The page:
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This image from Dream Lake in Rocky Mountain National Park was captured at daybreak, with the iconic view of Hallett Peak on the left (south), and the craggy southeast face of Flattop Mountain on the right. Well below the saddle between the two mountains, and up in the next basin you see, is Emerald Lake – a lake with an entirely different personality.
The photo was made right after an overnight early–season snowfall in late September. Note the first tentative sunbeams of light dancing on the landscape as the storm slowly cleared, and the touch of blue sky that suddenly appeared above this most sublime part of the Continental Divide. The silence of the soft, unfrozen lake that morning contrasted eerily with the swirling winds above.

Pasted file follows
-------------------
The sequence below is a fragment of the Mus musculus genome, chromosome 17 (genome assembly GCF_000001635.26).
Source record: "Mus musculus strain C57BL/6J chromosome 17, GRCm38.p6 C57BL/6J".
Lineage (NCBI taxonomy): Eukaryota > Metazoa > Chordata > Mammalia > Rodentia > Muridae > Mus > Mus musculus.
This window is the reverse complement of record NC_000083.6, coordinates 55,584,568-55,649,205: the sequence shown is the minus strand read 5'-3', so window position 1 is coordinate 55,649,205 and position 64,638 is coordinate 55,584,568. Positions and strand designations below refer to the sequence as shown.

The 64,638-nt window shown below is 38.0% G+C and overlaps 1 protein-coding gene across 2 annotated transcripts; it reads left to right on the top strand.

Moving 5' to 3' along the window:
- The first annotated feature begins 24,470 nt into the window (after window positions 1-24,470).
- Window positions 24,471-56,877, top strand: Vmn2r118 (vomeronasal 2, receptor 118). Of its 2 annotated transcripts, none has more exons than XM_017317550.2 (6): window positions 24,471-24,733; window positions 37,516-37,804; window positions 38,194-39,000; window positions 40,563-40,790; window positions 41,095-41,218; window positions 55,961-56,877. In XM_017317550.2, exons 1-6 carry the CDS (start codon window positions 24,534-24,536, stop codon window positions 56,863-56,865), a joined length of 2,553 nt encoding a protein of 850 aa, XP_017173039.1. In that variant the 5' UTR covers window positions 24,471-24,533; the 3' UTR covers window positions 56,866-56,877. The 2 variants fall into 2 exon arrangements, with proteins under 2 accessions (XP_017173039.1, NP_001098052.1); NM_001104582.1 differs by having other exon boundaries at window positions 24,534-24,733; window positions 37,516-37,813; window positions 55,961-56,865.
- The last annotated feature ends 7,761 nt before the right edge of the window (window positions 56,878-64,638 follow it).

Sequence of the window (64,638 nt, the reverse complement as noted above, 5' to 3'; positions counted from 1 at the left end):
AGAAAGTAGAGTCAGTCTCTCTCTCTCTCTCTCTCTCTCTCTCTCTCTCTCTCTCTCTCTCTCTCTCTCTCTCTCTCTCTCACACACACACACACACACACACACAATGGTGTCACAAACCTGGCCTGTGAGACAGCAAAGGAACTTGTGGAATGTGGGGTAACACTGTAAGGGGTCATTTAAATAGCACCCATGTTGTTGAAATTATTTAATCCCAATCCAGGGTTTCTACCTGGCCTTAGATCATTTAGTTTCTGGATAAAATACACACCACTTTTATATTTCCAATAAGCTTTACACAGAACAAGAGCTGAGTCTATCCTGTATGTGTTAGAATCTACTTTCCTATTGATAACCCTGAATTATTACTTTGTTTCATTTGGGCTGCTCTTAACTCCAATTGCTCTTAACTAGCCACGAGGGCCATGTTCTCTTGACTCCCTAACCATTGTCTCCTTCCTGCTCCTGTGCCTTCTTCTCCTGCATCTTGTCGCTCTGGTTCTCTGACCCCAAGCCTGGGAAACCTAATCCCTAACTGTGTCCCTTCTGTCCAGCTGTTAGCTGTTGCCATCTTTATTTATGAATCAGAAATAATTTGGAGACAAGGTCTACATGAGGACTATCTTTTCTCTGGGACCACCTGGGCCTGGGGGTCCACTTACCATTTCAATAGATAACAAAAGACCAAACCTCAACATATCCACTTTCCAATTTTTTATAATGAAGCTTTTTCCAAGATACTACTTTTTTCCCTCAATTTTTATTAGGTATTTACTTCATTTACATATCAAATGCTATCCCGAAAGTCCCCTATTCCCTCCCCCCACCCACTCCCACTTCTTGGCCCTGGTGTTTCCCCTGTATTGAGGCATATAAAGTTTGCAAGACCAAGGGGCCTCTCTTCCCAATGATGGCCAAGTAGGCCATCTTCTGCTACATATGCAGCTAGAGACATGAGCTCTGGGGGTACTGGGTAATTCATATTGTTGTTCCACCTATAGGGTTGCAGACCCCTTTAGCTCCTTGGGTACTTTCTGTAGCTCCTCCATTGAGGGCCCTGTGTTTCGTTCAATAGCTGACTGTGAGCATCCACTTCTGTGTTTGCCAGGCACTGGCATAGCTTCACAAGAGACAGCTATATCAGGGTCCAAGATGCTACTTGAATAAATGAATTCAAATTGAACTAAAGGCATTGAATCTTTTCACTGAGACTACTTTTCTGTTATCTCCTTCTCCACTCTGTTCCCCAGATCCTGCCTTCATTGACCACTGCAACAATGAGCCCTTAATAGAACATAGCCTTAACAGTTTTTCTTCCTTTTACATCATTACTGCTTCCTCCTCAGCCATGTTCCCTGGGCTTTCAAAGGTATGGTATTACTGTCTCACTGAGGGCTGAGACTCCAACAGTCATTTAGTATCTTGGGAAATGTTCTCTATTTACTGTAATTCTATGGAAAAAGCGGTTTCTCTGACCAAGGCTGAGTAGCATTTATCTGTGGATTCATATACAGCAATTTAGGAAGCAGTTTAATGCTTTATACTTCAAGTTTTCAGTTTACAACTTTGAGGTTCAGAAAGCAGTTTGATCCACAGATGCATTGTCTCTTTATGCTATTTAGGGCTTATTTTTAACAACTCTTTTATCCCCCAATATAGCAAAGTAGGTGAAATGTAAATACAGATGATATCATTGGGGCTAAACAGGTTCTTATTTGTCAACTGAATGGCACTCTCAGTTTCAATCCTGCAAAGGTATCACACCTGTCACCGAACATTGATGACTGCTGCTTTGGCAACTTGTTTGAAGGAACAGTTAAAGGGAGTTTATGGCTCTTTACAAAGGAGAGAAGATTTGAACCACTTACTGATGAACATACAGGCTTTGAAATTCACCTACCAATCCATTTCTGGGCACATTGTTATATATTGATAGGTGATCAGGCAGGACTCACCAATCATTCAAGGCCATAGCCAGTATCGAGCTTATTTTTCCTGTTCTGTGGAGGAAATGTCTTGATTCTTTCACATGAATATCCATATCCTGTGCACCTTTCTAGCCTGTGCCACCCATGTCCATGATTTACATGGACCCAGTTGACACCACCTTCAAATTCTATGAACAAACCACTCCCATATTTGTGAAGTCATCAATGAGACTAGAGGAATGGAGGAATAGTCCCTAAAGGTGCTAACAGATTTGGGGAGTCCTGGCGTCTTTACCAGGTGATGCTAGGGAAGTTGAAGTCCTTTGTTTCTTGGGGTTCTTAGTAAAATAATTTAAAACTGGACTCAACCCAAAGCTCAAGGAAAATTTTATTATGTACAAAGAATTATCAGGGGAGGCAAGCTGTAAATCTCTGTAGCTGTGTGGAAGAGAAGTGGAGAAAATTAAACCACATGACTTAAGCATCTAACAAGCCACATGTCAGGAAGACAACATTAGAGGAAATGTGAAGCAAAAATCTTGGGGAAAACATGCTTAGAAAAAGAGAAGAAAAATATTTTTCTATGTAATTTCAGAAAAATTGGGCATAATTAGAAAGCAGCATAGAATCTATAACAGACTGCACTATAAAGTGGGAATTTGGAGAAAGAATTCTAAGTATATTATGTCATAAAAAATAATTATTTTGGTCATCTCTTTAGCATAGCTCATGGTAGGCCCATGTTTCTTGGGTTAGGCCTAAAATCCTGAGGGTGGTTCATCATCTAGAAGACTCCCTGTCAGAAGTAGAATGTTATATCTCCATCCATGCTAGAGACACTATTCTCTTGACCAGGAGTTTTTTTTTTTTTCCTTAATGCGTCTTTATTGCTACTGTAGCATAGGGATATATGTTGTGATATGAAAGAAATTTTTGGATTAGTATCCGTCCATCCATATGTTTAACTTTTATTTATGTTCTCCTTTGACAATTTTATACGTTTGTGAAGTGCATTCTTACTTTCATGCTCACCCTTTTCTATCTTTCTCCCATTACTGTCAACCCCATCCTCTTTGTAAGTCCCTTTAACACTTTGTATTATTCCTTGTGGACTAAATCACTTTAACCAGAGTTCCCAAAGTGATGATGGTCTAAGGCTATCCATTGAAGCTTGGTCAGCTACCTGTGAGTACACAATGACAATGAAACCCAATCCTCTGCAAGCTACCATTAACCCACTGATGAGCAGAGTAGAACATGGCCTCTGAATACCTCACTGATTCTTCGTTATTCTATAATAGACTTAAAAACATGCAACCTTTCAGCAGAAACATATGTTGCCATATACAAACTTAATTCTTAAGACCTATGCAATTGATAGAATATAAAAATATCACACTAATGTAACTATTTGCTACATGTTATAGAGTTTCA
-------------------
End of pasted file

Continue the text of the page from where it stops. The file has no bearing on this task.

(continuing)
You’re at ten thousand feet and up here, so this can be an unforgiving place, with long brutal winters and raging winds that can last for days. But not for this moment. To have been up there alone, as I was that morning – with only a pair of human eyes and a camera that could never hope to faithfully record the scene in all its glory – was to stand in awe in one of nature’s grand cathedrals.
I think of that moment, this scene, as a gift. Whether from God, from the Creator, from Providence, or from random circumstances or benevolent dumb luck, it’s a gift I’ll cherish for the rest of my life. Flannery O’Connor was right: everything that rises does converge. May you, dear reader, have many such gifts, and dream dreams of light that is all your own. Thanks for looking.
Dream Lake (elevation 9,905 ft / 3,019 m)
Hallett Peak (elevation 12,713 ft / 3,875 m)
Rocky Mountain National Park
The photo was made using a Canon EOS-1V body, an EF 50mm 1.4 lens, and Fuji Velvia 50 film.